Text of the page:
On Sunday as I approach 35km my body will be fatigued, my mind will be pleading with me to stop and my lungs will be trying to take in more oxygen for the journey.  At this moment I will tell myself to trust the training, my preparation has been done and it is time to finish strongly.  On Sunday I can also tell myself to trust in God, my salvation has been complete and it is time to finish well.  God bless you in life’s marathon.

We were lost but now we are found…

Many years ago The Salvation Army lost its way.  It was before I was a Salvationist so it’s not my fault. 🙂

The early Army was influenced greatly by its founders.  William Booth was a strong and passionate man who had a clear vision from God to save the lost, poor and broken people of the East End of London.  He had the gifts and he used them for God and the rest is history as they say.  The other person who was equally influential in the shape of the Salvation Army was Catherine Booth.  She was the theologian in the family (the smart one!).  Highly influenced by Phoebe Plamer and the holiness movement of the late 19th century I believe Catherine was instrumental in shaping the early Salvationist’s theology.  Our Founder’s contribution to the movement is unmeasurable but it certainly gave birth to a great kingdom building organisation.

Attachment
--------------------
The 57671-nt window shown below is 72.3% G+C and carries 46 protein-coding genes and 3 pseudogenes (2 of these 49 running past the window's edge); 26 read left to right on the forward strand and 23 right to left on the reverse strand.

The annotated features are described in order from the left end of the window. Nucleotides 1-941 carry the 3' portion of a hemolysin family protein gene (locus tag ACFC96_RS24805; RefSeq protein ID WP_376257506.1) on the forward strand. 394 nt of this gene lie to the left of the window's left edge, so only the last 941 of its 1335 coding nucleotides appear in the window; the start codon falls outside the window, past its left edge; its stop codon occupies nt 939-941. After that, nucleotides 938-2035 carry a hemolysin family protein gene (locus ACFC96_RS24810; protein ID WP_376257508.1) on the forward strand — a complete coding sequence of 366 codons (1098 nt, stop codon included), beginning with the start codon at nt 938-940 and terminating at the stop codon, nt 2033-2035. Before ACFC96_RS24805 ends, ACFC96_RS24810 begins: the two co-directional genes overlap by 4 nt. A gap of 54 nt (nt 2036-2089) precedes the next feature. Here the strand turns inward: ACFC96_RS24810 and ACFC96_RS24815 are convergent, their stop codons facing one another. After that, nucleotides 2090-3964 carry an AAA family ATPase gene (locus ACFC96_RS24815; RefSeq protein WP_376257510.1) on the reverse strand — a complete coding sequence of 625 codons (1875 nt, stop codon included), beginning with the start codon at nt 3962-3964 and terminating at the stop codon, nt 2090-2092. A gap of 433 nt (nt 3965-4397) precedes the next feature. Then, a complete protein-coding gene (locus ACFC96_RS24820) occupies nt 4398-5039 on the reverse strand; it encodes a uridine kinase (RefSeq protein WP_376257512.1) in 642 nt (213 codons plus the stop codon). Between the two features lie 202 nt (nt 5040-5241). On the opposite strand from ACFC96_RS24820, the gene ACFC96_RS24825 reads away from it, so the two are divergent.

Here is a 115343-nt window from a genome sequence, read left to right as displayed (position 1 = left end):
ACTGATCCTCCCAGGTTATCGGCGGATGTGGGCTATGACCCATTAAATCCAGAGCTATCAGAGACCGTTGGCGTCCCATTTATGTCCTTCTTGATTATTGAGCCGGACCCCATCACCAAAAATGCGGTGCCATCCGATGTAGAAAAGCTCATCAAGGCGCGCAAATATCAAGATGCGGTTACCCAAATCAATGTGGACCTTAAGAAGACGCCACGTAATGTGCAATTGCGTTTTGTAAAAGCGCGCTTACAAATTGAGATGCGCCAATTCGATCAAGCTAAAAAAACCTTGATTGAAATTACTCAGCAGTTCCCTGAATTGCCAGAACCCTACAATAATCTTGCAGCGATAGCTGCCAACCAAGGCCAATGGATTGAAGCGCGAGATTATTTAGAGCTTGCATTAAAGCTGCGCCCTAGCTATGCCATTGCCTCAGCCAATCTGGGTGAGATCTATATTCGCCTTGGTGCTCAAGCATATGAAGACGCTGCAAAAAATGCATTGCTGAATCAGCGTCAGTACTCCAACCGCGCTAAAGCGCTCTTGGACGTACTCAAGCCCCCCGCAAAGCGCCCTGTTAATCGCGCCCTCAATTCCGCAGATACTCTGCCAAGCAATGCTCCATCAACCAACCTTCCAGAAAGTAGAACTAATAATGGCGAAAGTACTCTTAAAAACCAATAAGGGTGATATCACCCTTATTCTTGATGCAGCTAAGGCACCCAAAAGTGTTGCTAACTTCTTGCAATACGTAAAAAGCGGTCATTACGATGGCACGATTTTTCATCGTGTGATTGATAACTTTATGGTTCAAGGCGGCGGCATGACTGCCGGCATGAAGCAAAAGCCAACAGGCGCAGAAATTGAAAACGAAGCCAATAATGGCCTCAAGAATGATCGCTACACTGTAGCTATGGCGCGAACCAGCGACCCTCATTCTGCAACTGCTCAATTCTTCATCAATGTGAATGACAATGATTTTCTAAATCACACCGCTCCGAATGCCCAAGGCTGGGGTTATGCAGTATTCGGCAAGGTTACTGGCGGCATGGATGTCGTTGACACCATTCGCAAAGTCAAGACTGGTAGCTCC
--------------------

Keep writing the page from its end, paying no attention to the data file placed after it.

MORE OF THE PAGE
In recent times we have tried to rediscover our DNA.  For me the first clear sign post in this journey was when General John Gowans preached ‘save souls, grow saints, serve suffering humanity’.  Another significant event was the blessing of General Linda Bond (then Commissioner of Australia Eastern Territory) and Commissioner James Condon (then Chief Secretary of Australia Eastern Territory).  They began with courage and conviction to name the elephants in the room, so to speak, and address the issues that we faced in our Army.